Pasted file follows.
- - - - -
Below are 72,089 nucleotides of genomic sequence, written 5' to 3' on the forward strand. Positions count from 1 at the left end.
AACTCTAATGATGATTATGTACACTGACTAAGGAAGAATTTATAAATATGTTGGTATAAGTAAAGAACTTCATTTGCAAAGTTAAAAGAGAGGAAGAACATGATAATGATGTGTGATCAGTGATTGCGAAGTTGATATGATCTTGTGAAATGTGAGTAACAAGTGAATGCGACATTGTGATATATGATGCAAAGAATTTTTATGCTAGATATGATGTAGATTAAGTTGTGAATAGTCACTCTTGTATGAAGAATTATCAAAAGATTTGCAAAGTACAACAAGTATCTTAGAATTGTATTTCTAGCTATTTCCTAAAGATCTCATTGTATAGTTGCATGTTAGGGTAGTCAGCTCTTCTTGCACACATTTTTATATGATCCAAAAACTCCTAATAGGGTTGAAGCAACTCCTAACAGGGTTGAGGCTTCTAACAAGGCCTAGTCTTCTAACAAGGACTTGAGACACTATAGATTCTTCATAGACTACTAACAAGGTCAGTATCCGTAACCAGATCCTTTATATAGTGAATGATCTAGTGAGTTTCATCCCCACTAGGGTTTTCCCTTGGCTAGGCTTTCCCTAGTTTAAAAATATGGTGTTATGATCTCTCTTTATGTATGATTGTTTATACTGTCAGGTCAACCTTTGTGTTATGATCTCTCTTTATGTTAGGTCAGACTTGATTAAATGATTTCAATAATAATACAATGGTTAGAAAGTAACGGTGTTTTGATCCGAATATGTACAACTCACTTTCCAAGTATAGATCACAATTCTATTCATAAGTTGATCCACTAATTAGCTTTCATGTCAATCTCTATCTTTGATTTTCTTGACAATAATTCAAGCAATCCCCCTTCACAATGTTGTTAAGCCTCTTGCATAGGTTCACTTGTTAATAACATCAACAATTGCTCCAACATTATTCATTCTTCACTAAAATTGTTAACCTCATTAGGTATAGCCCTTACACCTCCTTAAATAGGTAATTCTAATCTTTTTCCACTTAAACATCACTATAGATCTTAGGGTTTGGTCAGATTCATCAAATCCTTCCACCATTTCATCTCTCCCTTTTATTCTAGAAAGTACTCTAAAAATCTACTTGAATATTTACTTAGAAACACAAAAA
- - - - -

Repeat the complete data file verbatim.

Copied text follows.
Below are 72,089 nucleotides of genomic sequence, written 5' to 3' on the forward strand. Positions count from 1 at the left end.
AACTCTAATGATGATTATGTACACTGACTAAGGAAGAATTTATAAATATGTTGGTATAAGTAAAGAACTTCATTTGCAAAGTTAAAAGAGAGGAAGAACATGATAATGATGTGTGATCAGTGATTGCGAAGTTGATATGATCTTGTGAAATGTGAGTAACAAGTGAATGCGACATTGTGATATATGATGCAAAGAATTTTTATGCTAGATATGATGTAGATTAAGTTGTGAATAGTCACTCTTGTATGAAGAATTATCAAAAGATTTGCAAAGTACAACAAGTATCTTAGAATTGTATTTCTAGCTATTTCCTAAAGATCTCATTGTATAGTTGCATGTTAGGGTAGTCAGCTCTTCTTGCACACATTTTTATATGATCCAAAAACTCCTAATAGGGTTGAAGCAACTCCTAACAGGGTTGAGGCTTCTAACAAGGCCTAGTCTTCTAACAAGGACTTGAGACACTATAGATTCTTCATAGACTACTAACAAGGTCAGTATCCGTAACCAGATCCTTTATATAGTGAATGATCTAGTGAGTTTCATCCCCACTAGGGTTTTCCCTTGGCTAGGCTTTCCCTAGTTTAAAAATATGGTGTTATGATCTCTCTTTATGTATGATTGTTTATACTGTCAGGTCAACCTTTGTGTTATGATCTCTCTTTATGTTAGGTCAGACTTGATTAAATGATTTCAATAATAATACAATGGTTAGAAAGTAACGGTGTTTTGATCCGAATATGTACAACTCACTTTCCAAGTATAGATCACAATTCTATTCATAAGTTGATCCACTAATTAGCTTTCATGTCAATCTCTATCTTTGATTTTCTTGACAATAATTCAAGCAATCCCCCTTCACAATGTTGTTAAGCCTCTTGCATAGGTTCACTTGTTAATAACATCAACAATTGCTCCAACATTATTCATTCTTCACTAAAATTGTTAACCTCATTAGGTATAGCCCTTACACCTCCTTAAATAGGTAATTCTAATCTTTTTCCACTTAAACATCACTATAGATCTTAGGGTTTGGTCAGATTCATCAAATCCTTCCACCATTTCATCTCTCCCTTTTATTCTAGAAAGTACTCTAAAAATCTACTTGAATATTTACTTAGAAACACAAAAA